It is something that had not really crossed my mind about schools until I saw the advertisement for Robert Pereira’s bullying seminar at Daystar – is there bullying at my daughter’s school? What about other schools in Beijing? I’ll spare the drama and answer my own questions – if there are more than two children at a school anywhere, there is some bullying going on. Robert’s seminar was not devoted so much to the underlying causes of bullying as much as the immediate reasons that children bully other children. Their reasons are simple enough and usually fall into the catch alls of envy, jealousy, and sheer boredom.
Before Robert’s three-day seminar began, I thought back over my own childhood experiences with bullying and how things were handled. I can recall times in my early childhood where I discussed matters with my mom, but later on, I distinctly recall avoiding telling my parents about events in middle school and high school. I’m not even certain why. Maybe I thought parents wouldn’t understand the social intricacies of teenage life. Whatever my reasoning, the one time I felt concern for my own physical safety, I do remember confiding in an older sibling. Thankfully, my brother intervened on my behalf and the situation was resolved, though he never told me directly about his involvement (sneaky older brother). Yet despite my own recollections on the subject, I didn’t give bullying any consideration when it came to picking schools or even how to assist our kids when they encounter bullying or worse, if they start bullying other kids. As a parent, what do you do?
Thankfully, Robert’s seminar covered all of this and more. Robert Pereira is an educator and an educational consultant with a penchant for subject of bullying. His experience in the classroom with children of all ages is evident in the stories he shares in his seminar and in his book, “Why We Bully” which is driven by real accounts from children on the subject. He has worked with hundreds of school in Australia and New Zealand, and in recent years, has traveled to Singapore, South Korea, and China to help children, educators, and we parents, to understand the ways of the bully and the bullied.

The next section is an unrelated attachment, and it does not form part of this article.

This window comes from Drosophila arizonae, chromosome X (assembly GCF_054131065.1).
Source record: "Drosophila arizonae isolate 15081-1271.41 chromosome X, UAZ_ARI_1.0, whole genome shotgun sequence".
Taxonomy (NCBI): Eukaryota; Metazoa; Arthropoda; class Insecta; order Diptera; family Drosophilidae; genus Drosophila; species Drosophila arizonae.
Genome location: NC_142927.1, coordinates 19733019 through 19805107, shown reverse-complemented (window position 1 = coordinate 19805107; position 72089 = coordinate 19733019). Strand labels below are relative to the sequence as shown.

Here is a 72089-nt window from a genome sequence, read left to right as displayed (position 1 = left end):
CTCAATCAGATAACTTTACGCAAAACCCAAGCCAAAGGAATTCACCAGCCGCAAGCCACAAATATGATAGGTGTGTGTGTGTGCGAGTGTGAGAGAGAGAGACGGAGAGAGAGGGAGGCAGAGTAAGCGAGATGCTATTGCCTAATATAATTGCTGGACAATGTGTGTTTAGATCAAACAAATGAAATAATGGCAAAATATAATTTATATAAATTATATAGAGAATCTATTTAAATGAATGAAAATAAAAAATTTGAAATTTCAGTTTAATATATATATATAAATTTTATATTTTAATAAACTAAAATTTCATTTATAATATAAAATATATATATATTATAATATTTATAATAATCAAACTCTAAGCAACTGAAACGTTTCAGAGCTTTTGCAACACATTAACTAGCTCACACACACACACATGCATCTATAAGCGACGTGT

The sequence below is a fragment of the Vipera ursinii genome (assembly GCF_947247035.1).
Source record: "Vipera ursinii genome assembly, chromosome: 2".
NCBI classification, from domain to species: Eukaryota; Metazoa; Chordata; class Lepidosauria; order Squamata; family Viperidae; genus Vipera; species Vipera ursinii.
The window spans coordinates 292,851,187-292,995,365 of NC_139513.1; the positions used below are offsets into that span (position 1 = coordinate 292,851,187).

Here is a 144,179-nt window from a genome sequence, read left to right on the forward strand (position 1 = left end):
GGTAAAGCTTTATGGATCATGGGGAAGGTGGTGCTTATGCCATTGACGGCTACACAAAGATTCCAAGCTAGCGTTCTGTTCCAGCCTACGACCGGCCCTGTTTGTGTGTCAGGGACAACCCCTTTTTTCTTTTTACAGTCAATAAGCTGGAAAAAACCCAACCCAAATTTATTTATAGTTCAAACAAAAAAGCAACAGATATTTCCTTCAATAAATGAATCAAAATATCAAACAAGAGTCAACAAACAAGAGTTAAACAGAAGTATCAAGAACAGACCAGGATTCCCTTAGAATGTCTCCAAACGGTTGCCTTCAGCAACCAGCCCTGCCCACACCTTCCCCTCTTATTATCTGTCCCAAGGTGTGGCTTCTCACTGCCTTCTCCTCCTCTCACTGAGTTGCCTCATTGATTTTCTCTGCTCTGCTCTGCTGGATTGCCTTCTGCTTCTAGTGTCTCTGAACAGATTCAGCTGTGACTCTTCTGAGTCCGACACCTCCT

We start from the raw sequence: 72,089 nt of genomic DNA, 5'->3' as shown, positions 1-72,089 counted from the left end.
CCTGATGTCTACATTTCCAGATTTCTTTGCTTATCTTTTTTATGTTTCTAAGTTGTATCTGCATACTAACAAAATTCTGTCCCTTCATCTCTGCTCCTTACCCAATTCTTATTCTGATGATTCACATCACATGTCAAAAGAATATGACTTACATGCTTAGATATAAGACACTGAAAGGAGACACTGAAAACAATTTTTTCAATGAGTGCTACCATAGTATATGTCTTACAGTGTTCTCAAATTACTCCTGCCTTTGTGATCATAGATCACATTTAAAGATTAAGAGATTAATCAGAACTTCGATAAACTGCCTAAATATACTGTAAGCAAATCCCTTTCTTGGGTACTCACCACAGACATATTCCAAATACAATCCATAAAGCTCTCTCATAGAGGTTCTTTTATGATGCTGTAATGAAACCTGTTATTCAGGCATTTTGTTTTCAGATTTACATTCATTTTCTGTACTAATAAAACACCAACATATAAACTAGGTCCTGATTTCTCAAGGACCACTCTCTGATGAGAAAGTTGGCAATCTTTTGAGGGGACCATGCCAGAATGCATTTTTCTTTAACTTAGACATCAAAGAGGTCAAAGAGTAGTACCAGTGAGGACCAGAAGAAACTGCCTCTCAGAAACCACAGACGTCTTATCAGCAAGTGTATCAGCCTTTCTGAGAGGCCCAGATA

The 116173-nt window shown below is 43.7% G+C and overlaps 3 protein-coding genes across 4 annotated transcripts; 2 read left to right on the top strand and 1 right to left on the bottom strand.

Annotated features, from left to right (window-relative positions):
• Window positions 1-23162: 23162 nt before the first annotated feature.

The three days were divided into three sessions: an overview of why children bully and specific girl and boy issues, applying PET skills to addressing girl issues, and applying those same skills to boy issues. Thankfully, Robert arms parents with the basic skills to listen to their children with an empathetic ear and to sort out the root of the problem when a child has experienced or witnessed bullying. He also went on to give some tips on how a parent can help their children to deal with these situations.
As a parent, the seminar was invaluable, but what was painfully obvious was the need for Robert to present his workshop to the teachers, staff, and students of the school. And by school, I mean all schools. The knowledge that Robert shares, and the manner that he draws the lessons out of children’s own experiences is transformative. His seminar can alter young lives in ways that are difficult to calculate, but can clearly rescue kids from lives of misery and make school’s better, safer, healthier learning environments for all children. Although Robert cannot reach every school, he does have lesson plans for schools and teachers that are prepared to address the problem of bullying that so many schools simply choose to overlook and ignore.
To find out when Robert is returning to Beijing (or to twist his arm to come back sooner), for resource material, or to simply to ask questions, visit www.bullying-prevention.com or email Robert at firstname.lastname@example.org.
Photos by Christopher Lay